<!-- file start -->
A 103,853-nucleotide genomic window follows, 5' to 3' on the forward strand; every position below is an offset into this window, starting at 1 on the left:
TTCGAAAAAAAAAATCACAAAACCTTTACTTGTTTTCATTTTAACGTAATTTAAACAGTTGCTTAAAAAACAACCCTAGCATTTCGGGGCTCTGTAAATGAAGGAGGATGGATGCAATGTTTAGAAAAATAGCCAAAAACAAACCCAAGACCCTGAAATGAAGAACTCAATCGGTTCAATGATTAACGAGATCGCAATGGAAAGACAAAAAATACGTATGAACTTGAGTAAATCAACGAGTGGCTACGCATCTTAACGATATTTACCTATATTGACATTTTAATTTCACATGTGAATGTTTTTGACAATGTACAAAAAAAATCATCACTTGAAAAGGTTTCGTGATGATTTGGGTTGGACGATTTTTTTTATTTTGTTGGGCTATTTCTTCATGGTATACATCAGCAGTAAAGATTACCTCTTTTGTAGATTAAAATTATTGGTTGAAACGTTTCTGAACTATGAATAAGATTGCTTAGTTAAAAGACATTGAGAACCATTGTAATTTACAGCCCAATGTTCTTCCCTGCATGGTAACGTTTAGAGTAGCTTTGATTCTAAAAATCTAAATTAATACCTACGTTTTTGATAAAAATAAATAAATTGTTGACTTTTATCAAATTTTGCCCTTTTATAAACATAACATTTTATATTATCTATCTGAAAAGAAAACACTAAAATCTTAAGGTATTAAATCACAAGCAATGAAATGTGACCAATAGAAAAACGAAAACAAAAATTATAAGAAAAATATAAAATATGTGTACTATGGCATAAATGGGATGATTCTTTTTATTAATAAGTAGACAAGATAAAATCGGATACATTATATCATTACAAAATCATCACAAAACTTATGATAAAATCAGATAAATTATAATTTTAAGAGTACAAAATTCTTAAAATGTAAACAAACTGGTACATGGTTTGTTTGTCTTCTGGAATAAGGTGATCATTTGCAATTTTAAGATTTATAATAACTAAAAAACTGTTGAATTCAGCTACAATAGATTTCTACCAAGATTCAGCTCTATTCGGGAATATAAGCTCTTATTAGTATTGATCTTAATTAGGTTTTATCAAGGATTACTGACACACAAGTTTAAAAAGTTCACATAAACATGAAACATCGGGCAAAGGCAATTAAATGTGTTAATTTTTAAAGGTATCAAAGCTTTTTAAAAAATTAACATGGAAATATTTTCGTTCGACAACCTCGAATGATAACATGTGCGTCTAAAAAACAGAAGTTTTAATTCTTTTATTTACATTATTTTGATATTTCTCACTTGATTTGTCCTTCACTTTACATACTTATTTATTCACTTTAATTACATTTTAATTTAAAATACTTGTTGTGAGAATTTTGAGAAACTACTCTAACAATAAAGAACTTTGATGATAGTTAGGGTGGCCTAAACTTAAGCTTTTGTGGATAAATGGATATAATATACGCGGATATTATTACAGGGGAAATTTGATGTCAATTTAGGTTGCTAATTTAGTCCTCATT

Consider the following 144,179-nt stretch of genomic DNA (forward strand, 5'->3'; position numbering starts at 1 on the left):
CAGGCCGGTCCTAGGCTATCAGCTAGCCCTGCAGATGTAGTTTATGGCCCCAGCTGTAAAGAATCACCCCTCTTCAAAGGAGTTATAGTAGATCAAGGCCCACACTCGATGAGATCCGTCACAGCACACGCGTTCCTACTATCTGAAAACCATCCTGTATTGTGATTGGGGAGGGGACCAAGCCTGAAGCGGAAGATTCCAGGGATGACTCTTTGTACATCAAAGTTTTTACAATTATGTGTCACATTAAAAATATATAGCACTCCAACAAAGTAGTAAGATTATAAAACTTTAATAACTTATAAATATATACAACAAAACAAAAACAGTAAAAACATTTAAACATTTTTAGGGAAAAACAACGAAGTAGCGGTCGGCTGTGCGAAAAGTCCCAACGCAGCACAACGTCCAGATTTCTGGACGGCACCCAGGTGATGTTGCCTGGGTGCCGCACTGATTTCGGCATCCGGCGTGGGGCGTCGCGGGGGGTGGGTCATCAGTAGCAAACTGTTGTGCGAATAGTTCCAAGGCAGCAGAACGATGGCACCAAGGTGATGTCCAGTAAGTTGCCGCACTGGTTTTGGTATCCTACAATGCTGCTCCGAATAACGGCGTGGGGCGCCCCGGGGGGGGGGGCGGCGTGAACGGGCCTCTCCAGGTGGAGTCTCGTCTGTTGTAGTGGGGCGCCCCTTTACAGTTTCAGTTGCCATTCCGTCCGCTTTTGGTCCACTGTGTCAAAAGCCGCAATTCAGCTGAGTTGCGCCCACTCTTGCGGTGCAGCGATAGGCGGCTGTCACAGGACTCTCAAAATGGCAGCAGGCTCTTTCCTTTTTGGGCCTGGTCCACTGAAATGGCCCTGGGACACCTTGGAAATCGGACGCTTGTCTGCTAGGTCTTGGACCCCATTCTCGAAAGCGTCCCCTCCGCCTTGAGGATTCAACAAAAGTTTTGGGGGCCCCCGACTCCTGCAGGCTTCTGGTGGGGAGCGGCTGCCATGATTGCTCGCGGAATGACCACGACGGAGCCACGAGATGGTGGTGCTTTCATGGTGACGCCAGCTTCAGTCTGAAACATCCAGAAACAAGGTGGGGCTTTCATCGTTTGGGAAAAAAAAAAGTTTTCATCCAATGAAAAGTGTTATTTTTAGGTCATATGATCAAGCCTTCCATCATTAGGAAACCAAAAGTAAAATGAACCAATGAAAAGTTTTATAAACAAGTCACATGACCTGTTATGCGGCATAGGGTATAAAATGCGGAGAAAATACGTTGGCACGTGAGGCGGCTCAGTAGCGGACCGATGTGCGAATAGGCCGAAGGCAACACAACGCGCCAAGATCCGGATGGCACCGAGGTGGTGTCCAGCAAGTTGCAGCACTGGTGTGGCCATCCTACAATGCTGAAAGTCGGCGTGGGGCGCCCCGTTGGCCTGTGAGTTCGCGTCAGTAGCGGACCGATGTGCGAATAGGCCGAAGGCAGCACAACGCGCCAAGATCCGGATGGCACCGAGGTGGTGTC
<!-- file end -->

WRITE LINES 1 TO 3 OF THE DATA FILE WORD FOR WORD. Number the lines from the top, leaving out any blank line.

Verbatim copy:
A 103,853-nucleotide genomic window follows, 5' to 3' on the forward strand; every position below is an offset into this window, starting at 1 on the left:
TTCGAAAAAAAAAATCACAAAACCTTTACTTGTTTTCATTTTAACGTAATTTAAACAGTTGCTTAAAAAACAACCCTAGCATTTCGGGGCTCTGTAAATGAAGGAGGATGGATGCAATGTTTAGAAAAATAGCCAAAAACAAACCCAAGACCCTGAAATGAAGAACTCAATCGGTTCAATGATTAACGAGATCGCAATGGAAAGACAAAAAATACGTATGAACTTGAGTAAATCAACGAGTGGCTACGCATCTTAACGATATTTACCTATATTGACATTTTAATTTCACATGTGAATGTTTTTGACAATGTACAAAAAAAATCATCACTTGAAAAGGTTTCGTGATGATTTGGGTTGGACGATTTTTTTTATTTTGTTGGGCTATTTCTTCATGGTATACATCAGCAGTAAAGATTACCTCTTTTGTAGATTAAAATTATTGGTTGAAACGTTTCTGAACTATGAATAAGATTGCTTAGTTAAAAGACATTGAGAACCATTGTAATTTACAGCCCAATGTTCTTCCCTGCATGGTAACGTTTAGAGTAGCTTTGATTCTAAAAATCTAAATTAATACCTACGTTTTTGATAAAAATAAATAAATTGTTGACTTTTATCAAATTTTGCCCTTTTATAAACATAACATTTTATATTATCTATCTGAAAAGAAAACACTAAAATCTTAAGGTATTAAATCACAAGCAATGAAATGTGACCAATAGAAAAACGAAAACAAAAATTATAAGAAAAATATAAAATATGTGTACTATGGCATAAATGGGATGATTCTTTTTATTAATAAGTAGACAAGATAAAATCGGATACATTATATCATTACAAAATCATCACAAAACTTATGATAAAATCAGATAAATTATAATTTTAAGAGTACAAAATTCTTAAAATGTAAACAAACTGGTACATGGTTTGTTTGTCTTCTGGAATAAGGTGATCATTTGCAATTTTAAGATTTATAATAACTAAAAAACTGTTGAATTCAGCTACAATAGATTTCTACCAAGATTCAGCTCTATTCGGGAATATAAGCTCTTATTAGTATTGATCTTAATTAGGTTTTATCAAGGATTACTGACACACAAGTTTAAAAAGTTCACATAAACATGAAACATCGGGCAAAGGCAATTAAATGTGTTAATTTTTAAAGGTATCAAAGCTTTTTAAAAAATTAACATGGAAATATTTTCGTTCGACAACCTCGAATGATAACATGTGCGTCTAAAAAACAGAAGTTTTAATTCTTTTATTTACATTATTTTGATATTTCTCACTTGATTTGTCCTTCACTTTACATACTTATTTATTCACTTTAATTACATTTTAATTTAAAATACTTGTTGTGAGAATTTTGAGAAACTACTCTAACAATAAAGAACTTTGATGATAGTTAGGGTGGCCTAAACTTAAGCTTTTGTGGATAAATGGATATAATATACGCGGATATTATTACAGGGGAAATTTGATGTCAATTTAGGTTGCTAATTTAGTCCTCATT

Consider the following 144,179-nt stretch of genomic DNA (forward strand, 5'->3'; position numbering starts at 1 on the left):